The Wild Oats/Whole Foods transition was completed in October 2008. We checked in for an update.
In addition to more seating for in-store dining, Whole Foods carries products from more than 22 local producers… and not just fruits and veggies. “We have local cheese, raw food, body care, and honey,” says Liza Burke, the marketing team leader at the store. “And we are actively seeking additional local producers.“ Customers curious about the origin of local products can review a map that is located at the front of the store.
While the fundamental core values of the two merged stores are similar, some differences remain.
“Whole Foods has smaller departments,” Burke says. “For example, the meat and seafood used to be one department… now it’s two. Each department is more focused.”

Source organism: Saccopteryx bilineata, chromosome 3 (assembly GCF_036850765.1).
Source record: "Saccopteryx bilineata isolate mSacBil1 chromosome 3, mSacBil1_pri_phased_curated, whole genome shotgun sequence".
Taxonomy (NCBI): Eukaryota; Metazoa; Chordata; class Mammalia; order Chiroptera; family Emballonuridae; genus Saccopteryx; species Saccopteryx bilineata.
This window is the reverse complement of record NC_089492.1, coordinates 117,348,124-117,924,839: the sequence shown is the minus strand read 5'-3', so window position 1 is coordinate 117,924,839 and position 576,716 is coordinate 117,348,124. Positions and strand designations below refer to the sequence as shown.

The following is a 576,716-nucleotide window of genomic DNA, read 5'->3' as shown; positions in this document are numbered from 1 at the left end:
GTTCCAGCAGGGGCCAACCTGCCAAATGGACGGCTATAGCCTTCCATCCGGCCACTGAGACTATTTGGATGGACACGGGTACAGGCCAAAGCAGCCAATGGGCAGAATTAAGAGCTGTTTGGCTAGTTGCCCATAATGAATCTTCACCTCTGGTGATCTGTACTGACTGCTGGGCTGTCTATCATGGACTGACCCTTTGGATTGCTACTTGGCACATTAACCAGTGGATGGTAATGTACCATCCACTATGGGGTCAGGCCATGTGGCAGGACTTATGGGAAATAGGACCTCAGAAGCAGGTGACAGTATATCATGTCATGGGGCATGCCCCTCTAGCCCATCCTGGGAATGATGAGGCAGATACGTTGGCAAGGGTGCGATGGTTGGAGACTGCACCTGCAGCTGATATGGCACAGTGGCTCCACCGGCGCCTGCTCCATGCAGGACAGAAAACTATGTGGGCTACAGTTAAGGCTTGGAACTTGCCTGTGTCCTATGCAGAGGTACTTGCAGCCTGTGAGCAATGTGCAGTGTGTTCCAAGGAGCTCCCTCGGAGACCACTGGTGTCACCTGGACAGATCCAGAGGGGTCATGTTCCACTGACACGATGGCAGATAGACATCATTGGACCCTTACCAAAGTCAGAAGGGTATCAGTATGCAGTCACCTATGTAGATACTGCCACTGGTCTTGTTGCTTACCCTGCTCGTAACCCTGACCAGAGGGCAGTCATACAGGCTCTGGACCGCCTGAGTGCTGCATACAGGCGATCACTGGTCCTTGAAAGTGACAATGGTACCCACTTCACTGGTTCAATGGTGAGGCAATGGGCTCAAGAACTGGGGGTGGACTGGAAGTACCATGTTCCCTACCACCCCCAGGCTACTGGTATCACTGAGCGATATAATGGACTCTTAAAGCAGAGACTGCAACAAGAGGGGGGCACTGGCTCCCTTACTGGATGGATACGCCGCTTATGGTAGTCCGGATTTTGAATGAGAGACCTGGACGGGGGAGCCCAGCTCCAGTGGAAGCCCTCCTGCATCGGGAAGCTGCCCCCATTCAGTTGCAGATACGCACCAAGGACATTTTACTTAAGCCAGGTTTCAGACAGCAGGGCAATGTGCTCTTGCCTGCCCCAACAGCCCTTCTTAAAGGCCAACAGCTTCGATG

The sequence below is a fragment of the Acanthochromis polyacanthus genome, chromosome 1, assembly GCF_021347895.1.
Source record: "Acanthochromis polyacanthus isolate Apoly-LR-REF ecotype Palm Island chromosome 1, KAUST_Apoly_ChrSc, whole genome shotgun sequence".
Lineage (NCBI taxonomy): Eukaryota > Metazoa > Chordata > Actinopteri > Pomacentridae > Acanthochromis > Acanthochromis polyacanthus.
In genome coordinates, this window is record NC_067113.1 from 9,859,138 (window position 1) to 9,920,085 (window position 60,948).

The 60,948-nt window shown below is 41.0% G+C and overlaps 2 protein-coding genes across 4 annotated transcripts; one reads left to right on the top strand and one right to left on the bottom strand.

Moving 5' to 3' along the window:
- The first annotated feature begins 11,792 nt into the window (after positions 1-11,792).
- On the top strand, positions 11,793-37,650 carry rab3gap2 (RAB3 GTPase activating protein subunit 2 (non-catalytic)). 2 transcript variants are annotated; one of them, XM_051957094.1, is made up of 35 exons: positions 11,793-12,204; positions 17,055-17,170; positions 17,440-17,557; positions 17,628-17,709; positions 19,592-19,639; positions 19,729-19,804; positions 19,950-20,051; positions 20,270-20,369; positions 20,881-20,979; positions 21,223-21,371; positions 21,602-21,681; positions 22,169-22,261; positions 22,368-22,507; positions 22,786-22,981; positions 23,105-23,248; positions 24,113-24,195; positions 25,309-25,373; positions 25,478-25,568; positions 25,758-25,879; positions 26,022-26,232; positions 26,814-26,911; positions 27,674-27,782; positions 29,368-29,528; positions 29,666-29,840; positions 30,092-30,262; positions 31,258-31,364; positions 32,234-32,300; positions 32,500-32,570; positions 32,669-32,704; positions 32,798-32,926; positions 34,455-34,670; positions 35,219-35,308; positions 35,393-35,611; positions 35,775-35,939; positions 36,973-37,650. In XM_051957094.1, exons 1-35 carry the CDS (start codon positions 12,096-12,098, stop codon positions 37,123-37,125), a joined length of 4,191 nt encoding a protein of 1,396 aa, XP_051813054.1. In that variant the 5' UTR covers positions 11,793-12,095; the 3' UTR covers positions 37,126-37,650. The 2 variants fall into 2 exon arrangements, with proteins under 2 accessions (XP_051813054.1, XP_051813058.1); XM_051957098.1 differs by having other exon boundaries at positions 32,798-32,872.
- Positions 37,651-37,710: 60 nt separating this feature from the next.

And speaking of seafood, Burke takes a moment to brag on the fresh selection. “Whole Foods actually has its own fishing boats,” she says. “We get the pick of fresh seafood every day and it’s flown overnight to each store.”
The store also places a strong emphasis on customer service, something that has helped the customer base increase since the transition.
If customers are craving a Wild Oats brand product (there are still a limited number on the shelves at Whole Foods), they can put in a request for the item.
“Whole Foods takes into heavy consideration customer comments and requests,” Burke says. “It is possible … [we] might add to the WFM private label line. If not, we can always try to source something very similar.”
Many of the Whole Foods brand products are very similar to Wild Oats products, and if customers aren’t sure about switching, they can try the new product in the store.
At this point, there are no plans to add a second Whole Foods store in Memphis, but Burke says it could be possible in the future.
(Images: Whole Foods)